Oops! I accidentally deleted that photo, so here's a random one to keep you amused while you keep reading....
Still working really quickly, pat the lovely warm mixture into the lined pan and carefully pat the top nice and smooth
Bake at 150*C for 30-35 minutes, the top will be a bit burnished and might have just a few little bubbles showing. Don't overcook it, or it will go too hard and toffee-fied at the edges
Let it cool down in the pan completely, then trim off any excess paper just to make it look pretty
Now isn't that better?
With such a lovely amount of sugar and other goodies, if you put the cake in an airtight container it will last for a couple of months no problem at all. The flavours will just mature and taste better and better
If you daughter tries to be helpful and pops the cake in the fridge overnight, slicing or even making a dent in the surface of the cake will be nigh on impossible. It's much better stored and served at room temperature if you don't want to chip a tooth or two
So Dear Readers, how are you going with Christmas preparation, and do you like traditional Christmas Cake or not?
December 14, 2012
T'was the night before Christmas,
When all through the kitchen,
Not a thing was prepared
There was no finger-lick'n
Mum just didn't care
At this time of year,
But within a few hours
All the guests would appear
No gluten, no lactose, no seafood or meat
What could she prepare to combat the heat?
Away to the fridge she turned with a sigh,
But what in the depths would appeal to her eye?
Some mushrooms, some crumbs
Herbs and goats cheese,
She knew there was something
In those to appease
'Flash Fried Fungi Fritters'
Should fit the bill,
As a Carnivores side dish
Or a Vego's main thrill
She stuffed them and fried them,
With barely a splatter,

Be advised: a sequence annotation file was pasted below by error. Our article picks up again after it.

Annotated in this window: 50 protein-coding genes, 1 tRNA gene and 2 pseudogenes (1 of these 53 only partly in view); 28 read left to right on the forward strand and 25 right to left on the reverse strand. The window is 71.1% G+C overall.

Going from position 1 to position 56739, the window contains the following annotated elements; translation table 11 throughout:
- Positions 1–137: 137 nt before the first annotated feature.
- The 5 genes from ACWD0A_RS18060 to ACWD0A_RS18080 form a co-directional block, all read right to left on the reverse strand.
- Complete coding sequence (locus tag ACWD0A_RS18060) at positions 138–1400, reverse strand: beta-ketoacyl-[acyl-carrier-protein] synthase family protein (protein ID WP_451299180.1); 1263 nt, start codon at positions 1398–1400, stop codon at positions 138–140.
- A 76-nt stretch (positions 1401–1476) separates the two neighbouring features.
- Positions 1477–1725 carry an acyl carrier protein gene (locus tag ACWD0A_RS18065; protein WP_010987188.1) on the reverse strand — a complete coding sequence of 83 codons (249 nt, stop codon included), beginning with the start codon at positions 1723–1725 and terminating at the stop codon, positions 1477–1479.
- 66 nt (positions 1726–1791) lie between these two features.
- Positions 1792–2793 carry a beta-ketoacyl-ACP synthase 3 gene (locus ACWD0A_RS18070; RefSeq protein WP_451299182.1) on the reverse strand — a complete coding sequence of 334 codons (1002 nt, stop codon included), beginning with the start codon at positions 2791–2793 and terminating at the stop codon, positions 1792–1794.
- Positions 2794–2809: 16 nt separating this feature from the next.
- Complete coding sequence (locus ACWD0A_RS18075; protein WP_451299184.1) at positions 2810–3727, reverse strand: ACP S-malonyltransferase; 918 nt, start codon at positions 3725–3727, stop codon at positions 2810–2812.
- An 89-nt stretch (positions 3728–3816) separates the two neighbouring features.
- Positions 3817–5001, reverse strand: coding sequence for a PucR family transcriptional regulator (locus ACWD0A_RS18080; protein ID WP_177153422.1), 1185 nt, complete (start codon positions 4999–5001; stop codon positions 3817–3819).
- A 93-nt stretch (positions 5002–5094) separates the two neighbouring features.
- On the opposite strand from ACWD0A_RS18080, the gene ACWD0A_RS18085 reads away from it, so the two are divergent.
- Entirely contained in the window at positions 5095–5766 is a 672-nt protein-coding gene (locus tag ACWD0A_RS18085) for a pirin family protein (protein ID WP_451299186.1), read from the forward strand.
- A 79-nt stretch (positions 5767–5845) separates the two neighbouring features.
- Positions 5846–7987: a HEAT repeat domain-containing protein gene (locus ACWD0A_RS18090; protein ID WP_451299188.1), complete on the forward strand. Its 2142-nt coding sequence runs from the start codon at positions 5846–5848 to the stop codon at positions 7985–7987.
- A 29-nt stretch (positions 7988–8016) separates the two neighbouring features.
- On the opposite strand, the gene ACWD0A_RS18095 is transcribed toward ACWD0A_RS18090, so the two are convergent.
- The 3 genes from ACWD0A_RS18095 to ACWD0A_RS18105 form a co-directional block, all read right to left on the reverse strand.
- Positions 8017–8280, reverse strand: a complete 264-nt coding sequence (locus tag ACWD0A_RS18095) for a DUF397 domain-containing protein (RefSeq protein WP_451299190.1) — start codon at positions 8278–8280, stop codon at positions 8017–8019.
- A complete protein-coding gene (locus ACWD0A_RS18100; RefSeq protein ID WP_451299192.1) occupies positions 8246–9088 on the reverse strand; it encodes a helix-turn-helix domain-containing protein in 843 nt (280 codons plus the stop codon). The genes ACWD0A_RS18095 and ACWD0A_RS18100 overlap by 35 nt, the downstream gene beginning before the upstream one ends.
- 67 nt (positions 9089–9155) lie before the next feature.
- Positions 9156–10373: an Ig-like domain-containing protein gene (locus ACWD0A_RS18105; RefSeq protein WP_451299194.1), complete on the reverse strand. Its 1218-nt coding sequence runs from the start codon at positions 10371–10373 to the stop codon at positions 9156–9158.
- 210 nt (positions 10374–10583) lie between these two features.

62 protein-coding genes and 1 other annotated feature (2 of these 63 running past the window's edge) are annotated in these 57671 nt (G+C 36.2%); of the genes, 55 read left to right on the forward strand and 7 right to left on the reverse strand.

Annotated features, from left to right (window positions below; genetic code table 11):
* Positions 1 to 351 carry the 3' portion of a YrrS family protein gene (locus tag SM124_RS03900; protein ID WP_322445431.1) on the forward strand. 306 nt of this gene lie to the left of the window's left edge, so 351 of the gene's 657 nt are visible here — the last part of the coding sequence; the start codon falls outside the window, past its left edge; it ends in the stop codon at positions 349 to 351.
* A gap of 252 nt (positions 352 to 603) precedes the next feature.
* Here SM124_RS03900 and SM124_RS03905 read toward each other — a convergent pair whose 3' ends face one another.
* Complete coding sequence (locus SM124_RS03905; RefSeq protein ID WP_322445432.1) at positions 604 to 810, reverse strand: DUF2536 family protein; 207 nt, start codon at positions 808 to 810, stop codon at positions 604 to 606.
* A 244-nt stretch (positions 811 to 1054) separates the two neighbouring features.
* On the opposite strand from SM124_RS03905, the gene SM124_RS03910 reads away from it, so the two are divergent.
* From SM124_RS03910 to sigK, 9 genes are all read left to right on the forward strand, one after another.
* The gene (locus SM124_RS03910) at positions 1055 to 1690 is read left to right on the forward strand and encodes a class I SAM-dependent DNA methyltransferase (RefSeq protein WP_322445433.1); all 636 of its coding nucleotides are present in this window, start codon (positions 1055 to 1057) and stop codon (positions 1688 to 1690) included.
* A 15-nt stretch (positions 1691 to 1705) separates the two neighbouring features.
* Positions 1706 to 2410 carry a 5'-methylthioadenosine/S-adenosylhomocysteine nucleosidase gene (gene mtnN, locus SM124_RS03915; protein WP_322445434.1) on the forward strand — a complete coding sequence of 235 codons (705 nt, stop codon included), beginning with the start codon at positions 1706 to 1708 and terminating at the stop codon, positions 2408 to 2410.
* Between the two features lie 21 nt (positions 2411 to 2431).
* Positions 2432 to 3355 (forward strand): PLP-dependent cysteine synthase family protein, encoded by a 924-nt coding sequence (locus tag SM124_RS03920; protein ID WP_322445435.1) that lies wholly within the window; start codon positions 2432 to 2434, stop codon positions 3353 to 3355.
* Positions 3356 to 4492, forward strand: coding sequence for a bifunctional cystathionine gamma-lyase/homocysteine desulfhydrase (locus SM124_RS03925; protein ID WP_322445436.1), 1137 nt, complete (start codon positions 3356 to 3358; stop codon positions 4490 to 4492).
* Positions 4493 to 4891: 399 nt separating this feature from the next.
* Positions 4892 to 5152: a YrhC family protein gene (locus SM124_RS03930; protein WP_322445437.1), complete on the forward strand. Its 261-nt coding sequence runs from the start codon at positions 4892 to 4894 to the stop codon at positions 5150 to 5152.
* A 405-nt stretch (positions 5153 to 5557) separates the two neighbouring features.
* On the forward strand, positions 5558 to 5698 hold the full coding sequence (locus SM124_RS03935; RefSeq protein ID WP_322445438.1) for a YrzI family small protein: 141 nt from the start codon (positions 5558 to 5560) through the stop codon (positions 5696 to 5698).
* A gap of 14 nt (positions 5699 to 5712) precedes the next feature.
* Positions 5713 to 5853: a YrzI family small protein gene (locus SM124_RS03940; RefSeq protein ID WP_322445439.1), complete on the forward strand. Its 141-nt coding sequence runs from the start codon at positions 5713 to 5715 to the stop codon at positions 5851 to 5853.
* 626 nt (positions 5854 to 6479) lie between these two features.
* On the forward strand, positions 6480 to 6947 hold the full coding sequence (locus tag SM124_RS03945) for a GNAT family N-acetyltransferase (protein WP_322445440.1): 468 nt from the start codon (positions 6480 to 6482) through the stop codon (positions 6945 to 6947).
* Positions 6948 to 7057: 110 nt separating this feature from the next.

Then piled them all up
On a Christmassy platter
Something Different for Christmas
They were all gobbled down,
All the InTolerants were happy
With nary a frown
My wishes for you
With plates polished bright,
Happy Christmas to all,
And to all a good night!
Cooking at Christmas can be such a pain!
Don't get me wrong- I love cooking at any time, but with extended family get-togethers, food for the Big Day takes it to a whole new level indeed.
'What can I cook?' is something I often get asked by people a bit overwhelmed by it all, especially if there are InTolerants or other dietary restraints involved- including vegetarians on a day that seems to revolve around meat, more meat, stuffing and gravy.
Well, I don't know about you, but I like to multi task and my cooking is no exception. No way am I making a separate dish for everyone just to keep peace, so I came up with this yummy scrummy mushroom recipe where several can be used as a vegetarian main dish, or as a side dish for the meat eaters, or as a great little pre-dinner snack, or as classy nibble with drinkies. Now that's multi tasking! It's also gluten free, and lucky for me I can handle small amounts of goat/sheep product, so I made a great big pile and dug right in- yummo!
An added bonus at this busy time of year is all the goodness packed into these little mushroom morsels. They are nutrient-rich, high in anti-oxidants, very low GI, chock full of vitamin D, and can even boost immune function. And yummy, don't forget yummy.